This year we're expecting to train around 10,000 women in how to effectively use digital tools to build and grow a business. It's part of an initiative we're involved in with Facebook called #Shemeansbusiness.
Yes. It's a big number. But we think it's achievable.
According to a poll conducted on by YouGov, today only one in five small businesses are set up by women, yet one in 10 women (2.7 million of them) want to start a business.
That means if we managed to help just a fifth of these women to start their own company, then that would unlock £10.1 billion for the UK economy by 2020.
With almost one third of women saying practical support such as digital skills training would really help them when starting a business, delivering and creating a noise around our online and offline training programme will give women access to a wealth of free resources that they can use whenever it is convenient and digest at their own pace.
While a fifth cited confidence as a problem that was stopping them start-up in the first place, offering access to skills like digital marketing is an important stepping stone towards increased confidence that will certainly start to push down the barriers women perceive by increasing their knowledge.
At Enterprise Nation, our experience is that businesses and individuals that take on board advice are likely to grow more successful and sustainable businesses. The lean start-up can only get so far by surfing the web. After a while, they need to accept that they should get help or training from someone who knows.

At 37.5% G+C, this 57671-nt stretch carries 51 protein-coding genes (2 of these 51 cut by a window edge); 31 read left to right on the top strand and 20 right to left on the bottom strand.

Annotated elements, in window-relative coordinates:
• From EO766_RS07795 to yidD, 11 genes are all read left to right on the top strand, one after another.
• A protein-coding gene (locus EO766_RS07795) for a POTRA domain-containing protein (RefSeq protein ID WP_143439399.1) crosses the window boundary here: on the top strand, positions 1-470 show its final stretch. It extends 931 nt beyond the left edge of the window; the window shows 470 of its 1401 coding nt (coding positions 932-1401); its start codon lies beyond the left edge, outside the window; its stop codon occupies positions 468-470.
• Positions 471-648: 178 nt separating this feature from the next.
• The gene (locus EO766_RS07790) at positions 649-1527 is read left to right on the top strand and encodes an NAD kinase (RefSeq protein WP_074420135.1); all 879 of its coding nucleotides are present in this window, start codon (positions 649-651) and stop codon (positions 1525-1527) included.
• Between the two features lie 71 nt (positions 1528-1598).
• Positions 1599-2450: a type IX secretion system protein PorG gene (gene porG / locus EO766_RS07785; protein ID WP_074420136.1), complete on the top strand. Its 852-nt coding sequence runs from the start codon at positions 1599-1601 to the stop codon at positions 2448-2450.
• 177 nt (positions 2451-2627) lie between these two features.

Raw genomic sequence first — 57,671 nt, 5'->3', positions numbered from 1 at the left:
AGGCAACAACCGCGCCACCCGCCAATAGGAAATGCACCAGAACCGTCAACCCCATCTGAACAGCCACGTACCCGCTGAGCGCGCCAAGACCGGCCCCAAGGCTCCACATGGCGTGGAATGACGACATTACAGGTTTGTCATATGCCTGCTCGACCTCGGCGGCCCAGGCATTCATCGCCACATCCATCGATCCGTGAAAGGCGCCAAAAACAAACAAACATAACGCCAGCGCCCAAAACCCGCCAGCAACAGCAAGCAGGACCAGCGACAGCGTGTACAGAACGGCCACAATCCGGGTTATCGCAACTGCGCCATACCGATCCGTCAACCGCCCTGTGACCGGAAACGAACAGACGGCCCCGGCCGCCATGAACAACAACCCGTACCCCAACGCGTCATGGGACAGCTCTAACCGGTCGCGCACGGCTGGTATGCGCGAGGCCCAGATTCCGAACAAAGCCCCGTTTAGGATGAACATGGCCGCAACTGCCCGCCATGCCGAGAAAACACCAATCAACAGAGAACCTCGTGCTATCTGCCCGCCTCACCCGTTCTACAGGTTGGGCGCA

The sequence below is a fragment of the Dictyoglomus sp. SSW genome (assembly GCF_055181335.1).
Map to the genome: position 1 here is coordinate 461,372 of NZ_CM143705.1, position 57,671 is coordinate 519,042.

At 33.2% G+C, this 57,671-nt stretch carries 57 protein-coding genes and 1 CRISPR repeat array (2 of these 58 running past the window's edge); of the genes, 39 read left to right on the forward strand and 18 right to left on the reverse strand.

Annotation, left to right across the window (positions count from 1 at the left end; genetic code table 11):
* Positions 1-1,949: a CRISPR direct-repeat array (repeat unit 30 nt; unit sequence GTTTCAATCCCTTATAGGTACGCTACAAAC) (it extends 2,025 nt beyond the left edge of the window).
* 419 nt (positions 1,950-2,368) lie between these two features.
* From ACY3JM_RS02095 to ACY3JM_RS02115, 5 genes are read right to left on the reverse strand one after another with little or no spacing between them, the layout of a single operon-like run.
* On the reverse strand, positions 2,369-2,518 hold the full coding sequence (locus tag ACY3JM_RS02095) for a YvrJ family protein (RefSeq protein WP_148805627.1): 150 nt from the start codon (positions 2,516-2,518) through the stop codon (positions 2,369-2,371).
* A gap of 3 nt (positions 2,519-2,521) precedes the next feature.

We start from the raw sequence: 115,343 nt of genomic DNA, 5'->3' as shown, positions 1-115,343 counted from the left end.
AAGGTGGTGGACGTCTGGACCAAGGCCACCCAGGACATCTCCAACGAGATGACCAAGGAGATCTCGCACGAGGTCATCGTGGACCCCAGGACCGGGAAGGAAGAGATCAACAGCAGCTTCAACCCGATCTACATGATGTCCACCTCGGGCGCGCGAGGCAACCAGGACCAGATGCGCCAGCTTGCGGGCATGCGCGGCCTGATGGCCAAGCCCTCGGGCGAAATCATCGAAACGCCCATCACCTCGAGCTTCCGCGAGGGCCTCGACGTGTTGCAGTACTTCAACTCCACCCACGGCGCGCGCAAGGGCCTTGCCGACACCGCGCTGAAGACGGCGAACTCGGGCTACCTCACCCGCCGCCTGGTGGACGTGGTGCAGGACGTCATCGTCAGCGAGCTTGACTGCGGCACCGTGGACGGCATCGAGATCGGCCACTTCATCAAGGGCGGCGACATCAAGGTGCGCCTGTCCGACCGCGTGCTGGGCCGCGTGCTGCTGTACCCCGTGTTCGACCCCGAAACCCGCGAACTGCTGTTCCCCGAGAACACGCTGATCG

The #shemeansbusiness initiative will not only offer women training, it will give them access to a plethora of online resources and guide them through it.
The opportunity on offer here is difficult to pick holes in. Helping women to use these tools to develop a convincing and effective online presence has never been more useful. We are living in times when consumers are embracing brands at an incredible rate. They are also promoting them and endorsing them massively. Today it is no longer necessary to employ an expensive marketing agency to get impressive traction and sales.
Think of Mel Bound who set up her This Mum Runs running groups and training simply by posting a notice on an online Mum's Facebook group. 75 women turned up at the first event and she now has 8,500 runners nationwide.
Women are naturally good at communication. Research shows on the whole they are better than men (and that's not just because they love a good natter) - they are naturals and that helps.
Today the old rules don't always apply. So, yes training women to use digital skills to build a business does matter. It matters a lot.
Find out more about the nationwide events and online tools here